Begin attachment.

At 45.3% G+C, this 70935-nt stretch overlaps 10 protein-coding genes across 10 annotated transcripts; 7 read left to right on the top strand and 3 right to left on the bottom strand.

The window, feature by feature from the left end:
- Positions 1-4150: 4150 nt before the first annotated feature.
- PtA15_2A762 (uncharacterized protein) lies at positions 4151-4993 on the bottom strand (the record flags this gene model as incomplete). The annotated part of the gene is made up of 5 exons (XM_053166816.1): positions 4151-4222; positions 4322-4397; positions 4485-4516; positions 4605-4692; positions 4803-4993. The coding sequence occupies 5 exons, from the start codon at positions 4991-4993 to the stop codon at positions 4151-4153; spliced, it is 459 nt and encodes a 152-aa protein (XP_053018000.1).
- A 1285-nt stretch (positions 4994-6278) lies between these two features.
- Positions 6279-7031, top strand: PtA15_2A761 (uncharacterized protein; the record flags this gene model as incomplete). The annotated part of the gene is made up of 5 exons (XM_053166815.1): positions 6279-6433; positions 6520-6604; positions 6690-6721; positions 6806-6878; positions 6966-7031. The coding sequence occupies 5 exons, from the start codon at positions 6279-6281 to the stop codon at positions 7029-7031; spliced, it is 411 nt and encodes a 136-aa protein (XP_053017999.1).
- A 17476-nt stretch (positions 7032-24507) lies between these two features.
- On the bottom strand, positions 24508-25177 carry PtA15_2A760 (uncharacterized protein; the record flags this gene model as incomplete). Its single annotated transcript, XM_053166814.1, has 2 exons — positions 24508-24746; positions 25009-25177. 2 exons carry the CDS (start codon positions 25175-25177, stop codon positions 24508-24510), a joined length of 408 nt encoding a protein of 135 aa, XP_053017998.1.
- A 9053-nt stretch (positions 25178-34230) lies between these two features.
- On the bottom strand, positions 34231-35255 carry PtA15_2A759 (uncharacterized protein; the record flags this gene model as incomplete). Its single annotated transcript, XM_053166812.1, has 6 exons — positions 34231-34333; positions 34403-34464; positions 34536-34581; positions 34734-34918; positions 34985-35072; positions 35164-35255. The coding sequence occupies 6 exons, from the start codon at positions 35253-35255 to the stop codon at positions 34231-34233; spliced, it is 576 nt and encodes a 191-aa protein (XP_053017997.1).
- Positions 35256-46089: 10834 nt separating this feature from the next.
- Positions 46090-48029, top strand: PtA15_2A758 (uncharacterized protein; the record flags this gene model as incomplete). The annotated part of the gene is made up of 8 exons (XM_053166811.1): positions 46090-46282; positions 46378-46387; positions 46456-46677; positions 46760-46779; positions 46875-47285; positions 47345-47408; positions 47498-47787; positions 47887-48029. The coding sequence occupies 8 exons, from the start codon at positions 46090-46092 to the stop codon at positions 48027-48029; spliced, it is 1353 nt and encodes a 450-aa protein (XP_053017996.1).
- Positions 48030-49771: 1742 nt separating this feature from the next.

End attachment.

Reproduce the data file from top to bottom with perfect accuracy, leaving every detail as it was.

At 45.3% G+C, this 70935-nt stretch overlaps 10 protein-coding genes across 10 annotated transcripts; 7 read left to right on the top strand and 3 right to left on the bottom strand.

The window, feature by feature from the left end:
- Positions 1-4150: 4150 nt before the first annotated feature.
- PtA15_2A762 (uncharacterized protein) lies at positions 4151-4993 on the bottom strand (the record flags this gene model as incomplete). The annotated part of the gene is made up of 5 exons (XM_053166816.1): positions 4151-4222; positions 4322-4397; positions 4485-4516; positions 4605-4692; positions 4803-4993. The coding sequence occupies 5 exons, from the start codon at positions 4991-4993 to the stop codon at positions 4151-4153; spliced, it is 459 nt and encodes a 152-aa protein (XP_053018000.1).
- A 1285-nt stretch (positions 4994-6278) lies between these two features.
- Positions 6279-7031, top strand: PtA15_2A761 (uncharacterized protein; the record flags this gene model as incomplete). The annotated part of the gene is made up of 5 exons (XM_053166815.1): positions 6279-6433; positions 6520-6604; positions 6690-6721; positions 6806-6878; positions 6966-7031. The coding sequence occupies 5 exons, from the start codon at positions 6279-6281 to the stop codon at positions 7029-7031; spliced, it is 411 nt and encodes a 136-aa protein (XP_053017999.1).
- A 17476-nt stretch (positions 7032-24507) lies between these two features.
- On the bottom strand, positions 24508-25177 carry PtA15_2A760 (uncharacterized protein; the record flags this gene model as incomplete). Its single annotated transcript, XM_053166814.1, has 2 exons — positions 24508-24746; positions 25009-25177. 2 exons carry the CDS (start codon positions 25175-25177, stop codon positions 24508-24510), a joined length of 408 nt encoding a protein of 135 aa, XP_053017998.1.
- A 9053-nt stretch (positions 25178-34230) lies between these two features.
- On the bottom strand, positions 34231-35255 carry PtA15_2A759 (uncharacterized protein; the record flags this gene model as incomplete). Its single annotated transcript, XM_053166812.1, has 6 exons — positions 34231-34333; positions 34403-34464; positions 34536-34581; positions 34734-34918; positions 34985-35072; positions 35164-35255. The coding sequence occupies 6 exons, from the start codon at positions 35253-35255 to the stop codon at positions 34231-34233; spliced, it is 576 nt and encodes a 191-aa protein (XP_053017997.1).
- Positions 35256-46089: 10834 nt separating this feature from the next.
- Positions 46090-48029, top strand: PtA15_2A758 (uncharacterized protein; the record flags this gene model as incomplete). The annotated part of the gene is made up of 8 exons (XM_053166811.1): positions 46090-46282; positions 46378-46387; positions 46456-46677; positions 46760-46779; positions 46875-47285; positions 47345-47408; positions 47498-47787; positions 47887-48029. The coding sequence occupies 8 exons, from the start codon at positions 46090-46092 to the stop codon at positions 48027-48029; spliced, it is 1353 nt and encodes a 450-aa protein (XP_053017996.1).
- Positions 48030-49771: 1742 nt separating this feature from the next.